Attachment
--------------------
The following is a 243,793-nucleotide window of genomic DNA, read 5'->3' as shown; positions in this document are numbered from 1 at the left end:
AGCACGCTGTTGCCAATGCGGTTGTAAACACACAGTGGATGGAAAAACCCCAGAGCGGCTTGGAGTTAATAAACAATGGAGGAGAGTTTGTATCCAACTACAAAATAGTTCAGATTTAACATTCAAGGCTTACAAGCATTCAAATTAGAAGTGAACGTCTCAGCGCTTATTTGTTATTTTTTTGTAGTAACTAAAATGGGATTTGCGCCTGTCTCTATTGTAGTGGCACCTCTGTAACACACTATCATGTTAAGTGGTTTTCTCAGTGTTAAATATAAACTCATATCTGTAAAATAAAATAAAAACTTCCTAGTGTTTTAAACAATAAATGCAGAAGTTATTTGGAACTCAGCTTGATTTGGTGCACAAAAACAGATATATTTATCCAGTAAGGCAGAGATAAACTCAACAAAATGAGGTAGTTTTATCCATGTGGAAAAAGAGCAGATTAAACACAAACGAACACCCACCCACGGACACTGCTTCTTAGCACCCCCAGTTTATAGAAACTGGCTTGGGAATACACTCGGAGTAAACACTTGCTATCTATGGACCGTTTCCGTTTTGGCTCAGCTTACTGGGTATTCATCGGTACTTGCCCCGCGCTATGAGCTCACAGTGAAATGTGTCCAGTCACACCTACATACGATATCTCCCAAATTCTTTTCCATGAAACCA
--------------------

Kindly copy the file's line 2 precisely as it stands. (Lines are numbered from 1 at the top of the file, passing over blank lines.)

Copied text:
AGCACGCTGTTGCCAATGCGGTTGTAAACACACAGTGGATGGAAAAACCCCAGAGCGGCTTGGAGTTAATAAACAATGGAGGAGAGTTTGTATCCAACTACAAAATAGTTCAGATTTAACATTCAAGGCTTACAAGCATTCAAATTAGAAGTGAACGTCTCAGCGCTTATTTGTTATTTTTTTGTAGTAACTAAAATGGGATTTGCGCCTGTCTCTATTGTAGTGGCACCTCTGTAACACACTATCATGTTAAGTGGTTTTCTCAGTGTTAAATATAAACTCATATCTGTAAAATAAAATAAAAACTTCCTAGTGTTTTAAACAATAAATGCAGAAGTTATTTGGAACTCAGCTTGATTTGGTGCACAAAAACAGATATATTTATCCAGTAAGGCAGAGATAAACTCAACAAAATGAGGTAGTTTTATCCATGTGGAAAAAGAGCAGATTAAACACAAACGAACACCCACCCACGGACACTGCTTCTTAGCACCCCCAGTTTATAGAAACTGGCTTGGGAATACACTCGGAGTAAACACTTGCTATCTATGGACCGTTTCCGTTTTGGCTCAGCTTACTGGGTATTCATCGGTACTTGCCCCGCGCTATGAGCTCACAGTGAAATGTGTCCAGTCACACCTACATACGATATCTCCCAAATTCTTTTCCATGAAACCA